With the Fed raising interest rates again to 5.25% per annum, the mood in the stock markets seems to suggest that after a mild recession, it may be time again for wine and roses.  With so much liquidity out there looking for attractive returns, global volatility has again reached low levels as if it is the calm before the storm.

Outside finance, scientists are warning about the warming effects of the El Nino, as well as the possible disruption to the Gulf Stream, which basically takes the warm waters off Mexico up the East Coast of North America to the cooler waters of the Artic Northern Atlantic.  With global warming, the Greenland ice-cap melting, and melting of the carbon-rich permafrost, scientists think that the Gulf Stream collapse would have devastating impact on global weather and agricultural food production.   If food production is disrupted, on top of the reduction in wheat, grain and fertilizer exports due to the Ukraine war, expect inflation to come back, especially for the emerging markets. 

Basically, financial markets do not seem to factor long-term climate change issues into short-term price considerations.  We live for the moment.   This raises the question: who are the markets really serving?    

Finance of course is a virtual human creation to serve the real economy, but after four decades of global financialization, it seems that the real economy is serving financial interests.  Markets are getting more and more concentrated.   A recent NBER study based on US FATCA reporting showed that a significant portion of offshore financial markets holding $12 trillion in financial assets, were held on behalf of a fractional minority, the super-rich who seek to avoid taxation, have secrecy and anonymity.  The recent shakeout in banking makes big banks bigger than ever and the US equity run-up is led by the Magnificent Seven tech stocks.    

How should we re-imagine the role of money and finance?  Finance is the glue that links those who work for a living (the job market) and those who rely on capital (comprising natural capital such as land and resources and human capital (intellectual property rights).   In both advanced and developing countries, there is a noticeable decline in the share of labour income as a percentage of GDP.   In the United States, labour’s share has declined from roughly 64% down to 59.7% by 2019.  Employee compensation as % of GDP in Malaysia has fallen from 35.5% in 2017 to 32.4% in 2022.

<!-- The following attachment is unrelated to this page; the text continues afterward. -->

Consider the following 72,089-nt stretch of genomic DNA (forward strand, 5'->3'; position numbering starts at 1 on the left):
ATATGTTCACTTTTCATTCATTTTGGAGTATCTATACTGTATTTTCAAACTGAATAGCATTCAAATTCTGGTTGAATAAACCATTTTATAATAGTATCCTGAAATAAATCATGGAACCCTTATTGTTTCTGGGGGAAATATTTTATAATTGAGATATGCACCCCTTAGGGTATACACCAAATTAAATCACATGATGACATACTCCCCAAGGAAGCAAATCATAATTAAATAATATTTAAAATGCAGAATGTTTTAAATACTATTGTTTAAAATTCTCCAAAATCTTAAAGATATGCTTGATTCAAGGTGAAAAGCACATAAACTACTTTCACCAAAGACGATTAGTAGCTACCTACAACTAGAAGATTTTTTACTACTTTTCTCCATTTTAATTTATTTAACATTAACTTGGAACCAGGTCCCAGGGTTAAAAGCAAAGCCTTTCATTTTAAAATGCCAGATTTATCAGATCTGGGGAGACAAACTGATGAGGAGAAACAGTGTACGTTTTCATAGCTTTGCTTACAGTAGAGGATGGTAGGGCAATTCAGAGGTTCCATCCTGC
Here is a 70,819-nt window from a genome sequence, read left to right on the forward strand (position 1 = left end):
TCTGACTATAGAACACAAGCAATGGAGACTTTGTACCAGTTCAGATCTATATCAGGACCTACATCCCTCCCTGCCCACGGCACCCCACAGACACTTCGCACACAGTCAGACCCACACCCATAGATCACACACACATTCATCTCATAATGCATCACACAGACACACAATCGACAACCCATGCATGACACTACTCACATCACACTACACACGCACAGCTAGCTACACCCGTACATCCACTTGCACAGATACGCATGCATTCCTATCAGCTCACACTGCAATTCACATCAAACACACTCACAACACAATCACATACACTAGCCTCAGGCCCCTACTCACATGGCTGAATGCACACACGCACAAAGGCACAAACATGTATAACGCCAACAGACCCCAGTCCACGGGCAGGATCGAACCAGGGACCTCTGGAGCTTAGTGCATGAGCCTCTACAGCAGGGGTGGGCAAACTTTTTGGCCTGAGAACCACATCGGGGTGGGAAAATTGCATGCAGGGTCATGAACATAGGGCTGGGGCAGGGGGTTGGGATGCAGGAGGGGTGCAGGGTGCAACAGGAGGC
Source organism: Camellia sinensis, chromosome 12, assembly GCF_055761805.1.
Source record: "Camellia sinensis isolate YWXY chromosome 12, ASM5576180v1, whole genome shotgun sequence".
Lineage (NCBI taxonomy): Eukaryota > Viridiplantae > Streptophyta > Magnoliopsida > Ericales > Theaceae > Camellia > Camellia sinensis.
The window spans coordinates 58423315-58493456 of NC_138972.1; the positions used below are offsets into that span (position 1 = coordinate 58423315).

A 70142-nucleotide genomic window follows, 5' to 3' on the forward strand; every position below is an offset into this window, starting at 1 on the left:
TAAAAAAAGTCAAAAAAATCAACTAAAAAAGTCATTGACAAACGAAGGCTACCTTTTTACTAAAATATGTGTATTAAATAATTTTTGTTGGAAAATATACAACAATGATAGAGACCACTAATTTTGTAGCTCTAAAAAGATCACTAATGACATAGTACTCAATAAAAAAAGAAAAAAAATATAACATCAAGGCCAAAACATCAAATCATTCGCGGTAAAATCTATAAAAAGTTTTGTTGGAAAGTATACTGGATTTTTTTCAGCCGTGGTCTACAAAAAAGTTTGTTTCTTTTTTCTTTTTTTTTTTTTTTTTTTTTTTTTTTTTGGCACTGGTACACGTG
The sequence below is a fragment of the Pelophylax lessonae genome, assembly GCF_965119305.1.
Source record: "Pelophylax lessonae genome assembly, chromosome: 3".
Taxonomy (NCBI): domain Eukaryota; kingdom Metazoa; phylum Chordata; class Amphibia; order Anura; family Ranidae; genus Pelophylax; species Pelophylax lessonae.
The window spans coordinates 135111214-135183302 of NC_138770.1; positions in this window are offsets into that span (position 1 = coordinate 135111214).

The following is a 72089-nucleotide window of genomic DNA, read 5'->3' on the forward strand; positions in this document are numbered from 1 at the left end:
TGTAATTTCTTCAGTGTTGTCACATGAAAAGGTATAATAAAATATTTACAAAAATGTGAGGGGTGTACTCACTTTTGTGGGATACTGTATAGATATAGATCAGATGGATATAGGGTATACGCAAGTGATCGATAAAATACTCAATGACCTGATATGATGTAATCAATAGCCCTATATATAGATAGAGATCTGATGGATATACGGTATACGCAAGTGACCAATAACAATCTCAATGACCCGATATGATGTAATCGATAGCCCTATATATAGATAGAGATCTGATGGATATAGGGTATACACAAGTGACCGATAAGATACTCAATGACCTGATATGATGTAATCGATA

This secular trend where capital is getting more than its share of global income relative to labour has meant that after the COVID pandemic, labour is pushing for higher wages, which will lead to cost-push inflation.  After decades of quantitative easing, when real interest rates (nominal minus inflation) were negative, capital was rewarded more than labour, because those who can borrow money cheaply are effectively doing so at the expense of poor savers and the majority labour force.   

However, the hikes in interest rates since 2022 by the leading central banks are finally beginning to restore the balance between labour and capital.  Higher positive real interest rates will begin to squeeze the asset bubbles, reduce speculation and force business and consumers to be more efficient.  Nevertheless, decades of financialization have increased short-term consumption through growing debt, resulting in excess consumption and ruthless exploitation of natural capital.   Climate warming, created through excess consumption and therefore carbon emission, is nature’s revenge on human excesses.